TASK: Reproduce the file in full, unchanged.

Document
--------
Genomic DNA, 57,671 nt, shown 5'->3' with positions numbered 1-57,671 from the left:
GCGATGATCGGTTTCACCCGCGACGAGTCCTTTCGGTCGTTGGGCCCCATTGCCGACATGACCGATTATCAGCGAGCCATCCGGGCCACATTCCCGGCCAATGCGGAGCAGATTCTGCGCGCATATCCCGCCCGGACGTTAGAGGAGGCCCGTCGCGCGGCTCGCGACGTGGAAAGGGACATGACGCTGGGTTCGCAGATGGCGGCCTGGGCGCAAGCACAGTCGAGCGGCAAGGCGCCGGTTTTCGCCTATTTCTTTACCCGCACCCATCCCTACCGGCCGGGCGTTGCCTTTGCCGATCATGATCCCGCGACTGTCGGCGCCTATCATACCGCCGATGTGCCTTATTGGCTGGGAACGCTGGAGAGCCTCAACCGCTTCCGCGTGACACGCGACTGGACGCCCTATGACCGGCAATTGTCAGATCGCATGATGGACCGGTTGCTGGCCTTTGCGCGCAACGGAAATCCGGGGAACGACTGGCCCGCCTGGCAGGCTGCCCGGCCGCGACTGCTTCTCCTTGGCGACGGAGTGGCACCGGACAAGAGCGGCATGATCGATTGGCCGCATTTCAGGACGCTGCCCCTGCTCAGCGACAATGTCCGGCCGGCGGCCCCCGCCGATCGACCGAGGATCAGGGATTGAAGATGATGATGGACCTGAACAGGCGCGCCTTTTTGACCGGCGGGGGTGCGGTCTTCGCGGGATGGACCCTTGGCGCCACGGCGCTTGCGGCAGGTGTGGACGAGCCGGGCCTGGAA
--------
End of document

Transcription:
Genomic DNA, 57,671 nt, shown 5'->3' with positions numbered 1-57,671 from the left:
GCGATGATCGGTTTCACCCGCGACGAGTCCTTTCGGTCGTTGGGCCCCATTGCCGACATGACCGATTATCAGCGAGCCATCCGGGCCACATTCCCGGCCAATGCGGAGCAGATTCTGCGCGCATATCCCGCCCGGACGTTAGAGGAGGCCCGTCGCGCGGCTCGCGACGTGGAAAGGGACATGACGCTGGGTTCGCAGATGGCGGCCTGGGCGCAAGCACAGTCGAGCGGCAAGGCGCCGGTTTTCGCCTATTTCTTTACCCGCACCCATCCCTACCGGCCGGGCGTTGCCTTTGCCGATCATGATCCCGCGACTGTCGGCGCCTATCATACCGCCGATGTGCCTTATTGGCTGGGAACGCTGGAGAGCCTCAACCGCTTCCGCGTGACACGCGACTGGACGCCCTATGACCGGCAATTGTCAGATCGCATGATGGACCGGTTGCTGGCCTTTGCGCGCAACGGAAATCCGGGGAACGACTGGCCCGCCTGGCAGGCTGCCCGGCCGCGACTGCTTCTCCTTGGCGACGGAGTGGCACCGGACAAGAGCGGCATGATCGATTGGCCGCATTTCAGGACGCTGCCCCTGCTCAGCGACAATGTCCGGCCGGCGGCCCCCGCCGATCGACCGAGGATCAGGGATTGAAGATGATGATGGACCTGAACAGGCGCGCCTTTTTGACCGGCGGGGGTGCGGTCTTCGCGGGATGGACCCTTGGCGCCACGGCGCTTGCGGCAGGTGTGGACGAGCCGGGCCTGGAA